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Self-service kiosks have become an integral part of our everyday lives. Automated touch-screen interfaces allow users to shop, bank and conduct a wide range of transactions independently without the need for assistance. Unfortunately, not all kiosks are accessible.

Last week the Lighthouse for the Blind and Visually Impaired (“LBVI”), along with five individuals who are blind, filed a class action lawsuit against Redbox claiming their self-service kiosks with touch-screen controls exclude people who are blind or visually impaired as the kiosks only offer visually based controls. Redbox DVD rentals account for approximately 34% of the DVD rental market nationwide, and according to Redbox almost 60 million videos are rented from its kiosks nationally each month. Redbox kiosks are located in thousands of businesses throughout California, including Save Mart stores who are also named as a defendant in the lawsuit. The suit, brought on behalf of people who are blind and visually impaired throughout California, is the first of its kind in the country.

Plaintiff Joshua Saunder who is legally blind and enjoys movies with friends and family said, “I’m not asking for the world here but simply for the ability to rent DVDs from Redboxes just like everyone else can.”

Plaintiff Lisamaria Martinez, who is legally blind and likes sharing movies with her sighted husband and their 10-month-old-son, said trying to use a rental kiosk left her feeling embarrassed and helpless. “It’s a piece of entertainment that’s part of everybody’s life: to go and watch and rent movies at will. I just want to be able to be a part of that as well.”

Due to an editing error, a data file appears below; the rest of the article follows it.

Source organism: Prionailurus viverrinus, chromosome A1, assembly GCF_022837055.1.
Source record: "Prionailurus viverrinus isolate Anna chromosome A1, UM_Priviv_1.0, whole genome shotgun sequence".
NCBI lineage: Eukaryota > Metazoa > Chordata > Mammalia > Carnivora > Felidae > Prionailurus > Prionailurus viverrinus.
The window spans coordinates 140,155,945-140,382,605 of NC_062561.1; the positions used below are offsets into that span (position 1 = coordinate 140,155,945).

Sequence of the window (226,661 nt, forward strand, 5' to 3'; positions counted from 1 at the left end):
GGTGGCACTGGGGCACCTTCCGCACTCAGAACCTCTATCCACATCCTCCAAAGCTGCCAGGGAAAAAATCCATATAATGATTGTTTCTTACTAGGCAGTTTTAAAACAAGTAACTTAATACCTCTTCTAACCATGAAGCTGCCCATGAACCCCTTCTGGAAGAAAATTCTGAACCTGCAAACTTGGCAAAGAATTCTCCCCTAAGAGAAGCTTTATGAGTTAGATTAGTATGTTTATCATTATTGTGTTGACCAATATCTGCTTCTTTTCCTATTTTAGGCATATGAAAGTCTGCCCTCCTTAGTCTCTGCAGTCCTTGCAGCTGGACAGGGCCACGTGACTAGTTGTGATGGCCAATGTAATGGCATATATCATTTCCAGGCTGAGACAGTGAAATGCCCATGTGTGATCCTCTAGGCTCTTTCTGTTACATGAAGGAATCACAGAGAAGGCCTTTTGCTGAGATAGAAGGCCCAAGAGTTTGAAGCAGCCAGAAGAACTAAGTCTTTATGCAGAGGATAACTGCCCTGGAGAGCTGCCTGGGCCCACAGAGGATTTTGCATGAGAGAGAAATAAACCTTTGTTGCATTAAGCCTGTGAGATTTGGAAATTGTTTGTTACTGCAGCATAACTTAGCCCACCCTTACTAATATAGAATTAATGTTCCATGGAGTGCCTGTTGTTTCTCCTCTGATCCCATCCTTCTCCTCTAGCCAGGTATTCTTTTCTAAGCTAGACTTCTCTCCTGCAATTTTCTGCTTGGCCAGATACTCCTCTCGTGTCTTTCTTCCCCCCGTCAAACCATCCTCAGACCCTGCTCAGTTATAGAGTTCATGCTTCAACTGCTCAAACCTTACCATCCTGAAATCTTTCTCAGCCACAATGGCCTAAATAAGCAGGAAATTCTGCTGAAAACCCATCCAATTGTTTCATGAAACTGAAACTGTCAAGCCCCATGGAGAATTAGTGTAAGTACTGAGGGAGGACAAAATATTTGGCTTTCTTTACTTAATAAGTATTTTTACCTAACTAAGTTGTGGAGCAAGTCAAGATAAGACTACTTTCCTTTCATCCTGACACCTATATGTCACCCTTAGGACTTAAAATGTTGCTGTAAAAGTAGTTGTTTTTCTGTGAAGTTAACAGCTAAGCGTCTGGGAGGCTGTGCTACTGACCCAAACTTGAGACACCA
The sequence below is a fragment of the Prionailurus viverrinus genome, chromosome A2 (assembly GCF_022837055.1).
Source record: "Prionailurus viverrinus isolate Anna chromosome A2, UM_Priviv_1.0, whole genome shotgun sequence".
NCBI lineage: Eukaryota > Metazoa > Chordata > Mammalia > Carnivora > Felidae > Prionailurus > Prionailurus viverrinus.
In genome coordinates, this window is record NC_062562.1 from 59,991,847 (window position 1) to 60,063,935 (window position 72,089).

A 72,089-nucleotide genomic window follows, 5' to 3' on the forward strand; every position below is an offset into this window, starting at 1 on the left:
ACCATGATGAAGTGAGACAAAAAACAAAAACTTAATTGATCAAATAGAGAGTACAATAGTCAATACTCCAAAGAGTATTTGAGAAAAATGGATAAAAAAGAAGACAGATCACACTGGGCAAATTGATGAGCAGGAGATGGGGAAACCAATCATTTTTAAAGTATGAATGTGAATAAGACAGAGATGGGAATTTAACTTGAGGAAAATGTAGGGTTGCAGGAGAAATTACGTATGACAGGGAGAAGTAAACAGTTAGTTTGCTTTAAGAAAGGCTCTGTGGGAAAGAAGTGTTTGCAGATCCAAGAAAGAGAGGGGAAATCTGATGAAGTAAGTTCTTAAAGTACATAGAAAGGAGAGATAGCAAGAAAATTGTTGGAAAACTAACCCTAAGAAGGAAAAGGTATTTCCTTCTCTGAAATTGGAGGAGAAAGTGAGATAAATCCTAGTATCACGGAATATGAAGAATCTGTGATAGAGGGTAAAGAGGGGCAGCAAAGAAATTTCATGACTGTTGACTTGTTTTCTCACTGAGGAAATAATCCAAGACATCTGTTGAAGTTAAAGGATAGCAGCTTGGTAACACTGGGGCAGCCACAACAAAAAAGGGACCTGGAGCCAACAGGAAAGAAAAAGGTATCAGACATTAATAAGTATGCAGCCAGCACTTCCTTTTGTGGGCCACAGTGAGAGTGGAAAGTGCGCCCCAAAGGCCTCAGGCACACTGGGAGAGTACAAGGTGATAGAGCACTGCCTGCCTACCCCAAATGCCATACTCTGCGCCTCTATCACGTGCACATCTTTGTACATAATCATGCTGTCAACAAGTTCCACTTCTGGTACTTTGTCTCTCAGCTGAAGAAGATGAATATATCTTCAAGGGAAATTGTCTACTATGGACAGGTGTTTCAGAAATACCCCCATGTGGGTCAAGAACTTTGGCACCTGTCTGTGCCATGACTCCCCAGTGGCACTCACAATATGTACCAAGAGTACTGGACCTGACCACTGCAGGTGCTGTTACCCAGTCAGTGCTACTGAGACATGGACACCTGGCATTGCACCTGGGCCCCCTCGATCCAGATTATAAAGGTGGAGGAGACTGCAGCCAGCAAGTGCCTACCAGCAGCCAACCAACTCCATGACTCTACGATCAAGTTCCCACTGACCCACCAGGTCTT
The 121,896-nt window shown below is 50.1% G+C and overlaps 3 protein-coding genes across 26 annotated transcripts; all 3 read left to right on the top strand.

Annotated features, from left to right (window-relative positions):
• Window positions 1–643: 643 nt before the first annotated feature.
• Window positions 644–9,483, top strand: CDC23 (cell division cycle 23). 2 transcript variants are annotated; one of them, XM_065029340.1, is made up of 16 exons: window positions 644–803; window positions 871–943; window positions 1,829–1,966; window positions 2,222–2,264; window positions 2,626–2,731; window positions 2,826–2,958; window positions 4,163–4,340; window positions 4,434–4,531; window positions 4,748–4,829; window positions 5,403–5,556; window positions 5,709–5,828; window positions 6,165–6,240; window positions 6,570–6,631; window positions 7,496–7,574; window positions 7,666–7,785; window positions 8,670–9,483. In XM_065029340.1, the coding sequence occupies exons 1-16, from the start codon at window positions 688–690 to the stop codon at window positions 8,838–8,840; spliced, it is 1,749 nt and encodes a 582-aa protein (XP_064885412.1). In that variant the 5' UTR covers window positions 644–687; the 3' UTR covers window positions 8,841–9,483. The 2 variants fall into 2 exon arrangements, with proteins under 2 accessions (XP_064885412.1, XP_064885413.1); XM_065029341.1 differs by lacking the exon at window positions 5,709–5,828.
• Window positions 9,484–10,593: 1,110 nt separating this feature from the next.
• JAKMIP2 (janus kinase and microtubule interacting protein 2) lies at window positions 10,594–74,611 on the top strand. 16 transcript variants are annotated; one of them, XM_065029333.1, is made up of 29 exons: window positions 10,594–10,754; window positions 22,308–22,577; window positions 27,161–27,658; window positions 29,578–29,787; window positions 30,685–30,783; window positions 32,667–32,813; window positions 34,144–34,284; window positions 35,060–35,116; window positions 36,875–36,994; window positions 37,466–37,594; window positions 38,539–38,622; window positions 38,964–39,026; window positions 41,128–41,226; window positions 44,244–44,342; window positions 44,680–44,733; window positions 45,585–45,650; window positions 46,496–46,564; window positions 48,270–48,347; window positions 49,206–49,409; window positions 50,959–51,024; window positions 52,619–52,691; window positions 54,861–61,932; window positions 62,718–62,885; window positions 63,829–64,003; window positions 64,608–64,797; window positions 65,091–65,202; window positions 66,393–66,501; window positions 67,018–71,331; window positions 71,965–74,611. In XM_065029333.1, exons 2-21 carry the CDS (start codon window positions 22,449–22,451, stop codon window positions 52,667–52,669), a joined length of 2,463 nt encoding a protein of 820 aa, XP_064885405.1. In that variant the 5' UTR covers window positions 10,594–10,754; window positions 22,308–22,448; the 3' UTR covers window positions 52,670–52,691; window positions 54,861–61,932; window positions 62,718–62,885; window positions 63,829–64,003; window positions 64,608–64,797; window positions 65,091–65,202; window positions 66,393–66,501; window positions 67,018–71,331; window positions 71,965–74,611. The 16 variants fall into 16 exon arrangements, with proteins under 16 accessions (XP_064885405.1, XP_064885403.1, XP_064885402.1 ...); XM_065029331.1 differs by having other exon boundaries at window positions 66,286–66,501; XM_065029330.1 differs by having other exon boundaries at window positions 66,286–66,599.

According to Michael Nunez, an attorney with Disability Rights Advocates (which is representing LBVI), “This is a trend not unique to Redbox. Seeing kiosk technology propagated through airports, restaurants and shopping centers – it’s a big concern that these technologies have a design that doesn’t consider accessibility.”

“For the visually impaired, a touch-screen without any tactile or audio guides provides no helpful information. The kiosks could change their software to include screen-reading technology that could instruct users through audio,” Nunez said.

The technology exists to make self-service kiosks accessible to customers who are blind; for instance, adding screen-reading technology to instruct users with audio cues. Accessible ATMs and smartphones currently make use of tactile controls and/or screen reading software enabling people who are blind or visually impaired to use these devices. “A lack of accessibility in newly emerging forms of commerce is a symptom of the overall growing technological divide that blind people experience when companies fail to build in accessible features at the onset,” said Bryan Bashin, LightHouse Executive Director/CEO.

This blog post is for informational purposes only and does not constitute legal advice.